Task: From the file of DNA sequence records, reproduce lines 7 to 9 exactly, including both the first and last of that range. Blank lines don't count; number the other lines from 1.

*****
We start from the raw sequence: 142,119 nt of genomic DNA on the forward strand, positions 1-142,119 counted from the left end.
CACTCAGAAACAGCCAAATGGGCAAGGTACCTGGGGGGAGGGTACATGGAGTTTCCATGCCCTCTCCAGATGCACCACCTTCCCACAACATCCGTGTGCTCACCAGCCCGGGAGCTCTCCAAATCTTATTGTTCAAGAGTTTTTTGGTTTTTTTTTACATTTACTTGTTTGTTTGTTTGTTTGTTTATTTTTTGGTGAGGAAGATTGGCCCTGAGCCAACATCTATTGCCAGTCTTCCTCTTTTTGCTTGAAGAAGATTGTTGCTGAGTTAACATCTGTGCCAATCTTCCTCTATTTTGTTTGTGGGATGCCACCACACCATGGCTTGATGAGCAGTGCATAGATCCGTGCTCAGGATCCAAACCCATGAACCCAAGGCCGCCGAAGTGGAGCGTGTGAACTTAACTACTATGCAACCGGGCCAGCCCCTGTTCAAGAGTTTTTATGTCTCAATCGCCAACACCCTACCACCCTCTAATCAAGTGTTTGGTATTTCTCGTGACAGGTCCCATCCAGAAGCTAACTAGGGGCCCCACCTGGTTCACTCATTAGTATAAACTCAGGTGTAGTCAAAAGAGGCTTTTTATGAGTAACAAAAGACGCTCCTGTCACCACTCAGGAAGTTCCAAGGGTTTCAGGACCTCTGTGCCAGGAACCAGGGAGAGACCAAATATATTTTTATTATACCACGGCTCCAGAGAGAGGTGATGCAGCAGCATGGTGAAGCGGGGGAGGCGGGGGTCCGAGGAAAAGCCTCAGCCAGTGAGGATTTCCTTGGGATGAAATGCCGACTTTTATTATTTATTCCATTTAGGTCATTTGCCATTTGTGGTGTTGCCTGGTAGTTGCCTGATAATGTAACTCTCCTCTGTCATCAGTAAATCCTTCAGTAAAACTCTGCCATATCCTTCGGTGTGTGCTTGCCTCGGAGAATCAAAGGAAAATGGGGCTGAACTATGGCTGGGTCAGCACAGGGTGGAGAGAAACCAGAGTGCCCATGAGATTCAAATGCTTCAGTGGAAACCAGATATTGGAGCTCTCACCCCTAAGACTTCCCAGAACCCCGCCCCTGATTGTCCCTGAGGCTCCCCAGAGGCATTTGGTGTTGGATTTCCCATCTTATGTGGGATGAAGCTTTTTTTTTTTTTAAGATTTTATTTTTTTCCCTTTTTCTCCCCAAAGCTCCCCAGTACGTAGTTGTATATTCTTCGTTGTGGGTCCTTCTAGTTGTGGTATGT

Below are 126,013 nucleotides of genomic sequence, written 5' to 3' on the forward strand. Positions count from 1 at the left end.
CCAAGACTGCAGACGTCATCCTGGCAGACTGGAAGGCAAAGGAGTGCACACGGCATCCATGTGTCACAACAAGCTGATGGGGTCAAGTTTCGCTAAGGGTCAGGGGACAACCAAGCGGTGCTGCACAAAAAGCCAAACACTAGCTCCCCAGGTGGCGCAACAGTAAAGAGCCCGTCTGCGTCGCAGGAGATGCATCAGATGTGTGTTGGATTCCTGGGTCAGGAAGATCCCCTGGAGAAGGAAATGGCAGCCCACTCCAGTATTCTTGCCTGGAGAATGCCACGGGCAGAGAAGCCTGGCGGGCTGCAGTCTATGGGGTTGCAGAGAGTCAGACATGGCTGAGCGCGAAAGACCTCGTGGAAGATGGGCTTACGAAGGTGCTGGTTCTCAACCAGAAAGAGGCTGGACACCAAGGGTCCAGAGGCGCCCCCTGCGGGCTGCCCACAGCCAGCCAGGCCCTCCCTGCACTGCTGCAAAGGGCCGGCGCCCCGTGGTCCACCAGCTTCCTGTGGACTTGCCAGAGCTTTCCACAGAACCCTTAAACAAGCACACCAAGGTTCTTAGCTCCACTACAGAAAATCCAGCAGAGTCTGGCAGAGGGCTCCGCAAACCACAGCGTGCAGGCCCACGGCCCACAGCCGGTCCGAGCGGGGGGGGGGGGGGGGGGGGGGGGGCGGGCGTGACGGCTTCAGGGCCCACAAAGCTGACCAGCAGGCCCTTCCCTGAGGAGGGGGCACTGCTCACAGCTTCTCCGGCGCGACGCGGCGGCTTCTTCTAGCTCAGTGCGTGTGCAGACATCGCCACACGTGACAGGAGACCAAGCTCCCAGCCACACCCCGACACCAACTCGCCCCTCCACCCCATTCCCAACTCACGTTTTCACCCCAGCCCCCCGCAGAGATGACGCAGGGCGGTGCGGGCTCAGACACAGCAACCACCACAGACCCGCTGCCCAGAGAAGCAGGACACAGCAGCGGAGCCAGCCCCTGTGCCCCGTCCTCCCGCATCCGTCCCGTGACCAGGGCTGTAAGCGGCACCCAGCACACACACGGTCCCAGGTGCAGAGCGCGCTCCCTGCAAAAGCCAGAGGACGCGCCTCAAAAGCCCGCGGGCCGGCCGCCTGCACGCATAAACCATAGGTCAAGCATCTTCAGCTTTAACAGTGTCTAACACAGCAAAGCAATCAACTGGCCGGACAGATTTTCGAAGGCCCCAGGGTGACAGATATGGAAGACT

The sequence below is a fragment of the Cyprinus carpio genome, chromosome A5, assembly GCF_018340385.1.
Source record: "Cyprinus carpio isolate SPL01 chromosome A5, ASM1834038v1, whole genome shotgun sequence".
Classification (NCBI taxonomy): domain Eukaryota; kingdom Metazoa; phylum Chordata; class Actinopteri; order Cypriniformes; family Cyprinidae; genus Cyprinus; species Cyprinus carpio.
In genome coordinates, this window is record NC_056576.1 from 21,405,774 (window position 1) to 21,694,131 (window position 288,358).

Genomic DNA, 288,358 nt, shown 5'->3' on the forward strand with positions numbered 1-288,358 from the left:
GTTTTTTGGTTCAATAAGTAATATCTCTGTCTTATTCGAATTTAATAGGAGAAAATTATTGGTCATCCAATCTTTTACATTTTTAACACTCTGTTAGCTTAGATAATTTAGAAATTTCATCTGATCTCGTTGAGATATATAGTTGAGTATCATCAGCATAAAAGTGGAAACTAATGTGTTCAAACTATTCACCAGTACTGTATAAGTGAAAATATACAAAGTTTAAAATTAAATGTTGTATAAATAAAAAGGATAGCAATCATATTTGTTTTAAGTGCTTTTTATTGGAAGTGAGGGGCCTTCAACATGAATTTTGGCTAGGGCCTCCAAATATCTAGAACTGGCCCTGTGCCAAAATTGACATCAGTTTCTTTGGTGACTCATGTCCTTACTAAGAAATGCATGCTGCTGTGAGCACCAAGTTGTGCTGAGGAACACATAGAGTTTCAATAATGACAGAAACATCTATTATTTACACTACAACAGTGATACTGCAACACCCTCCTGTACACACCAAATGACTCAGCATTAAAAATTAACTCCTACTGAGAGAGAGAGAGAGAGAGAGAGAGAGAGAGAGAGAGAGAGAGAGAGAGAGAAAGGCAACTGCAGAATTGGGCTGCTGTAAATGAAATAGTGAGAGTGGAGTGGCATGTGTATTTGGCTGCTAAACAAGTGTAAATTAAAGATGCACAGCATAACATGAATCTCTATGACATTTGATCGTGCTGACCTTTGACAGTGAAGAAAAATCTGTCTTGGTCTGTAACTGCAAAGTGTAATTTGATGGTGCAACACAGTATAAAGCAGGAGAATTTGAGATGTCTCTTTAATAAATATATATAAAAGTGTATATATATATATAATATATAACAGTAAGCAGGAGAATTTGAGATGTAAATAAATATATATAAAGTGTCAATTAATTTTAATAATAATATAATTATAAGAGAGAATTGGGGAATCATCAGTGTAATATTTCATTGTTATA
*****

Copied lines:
Classification (NCBI taxonomy): domain Eukaryota; kingdom Metazoa; phylum Chordata; class Actinopteri; order Cypriniformes; family Cyprinidae; genus Cyprinus; species Cyprinus carpio.
In genome coordinates, this window is record NC_056576.1 from 21,405,774 (window position 1) to 21,694,131 (window position 288,358).

Genomic DNA, 288,358 nt, shown 5'->3' on the forward strand with positions numbered 1-288,358 from the left: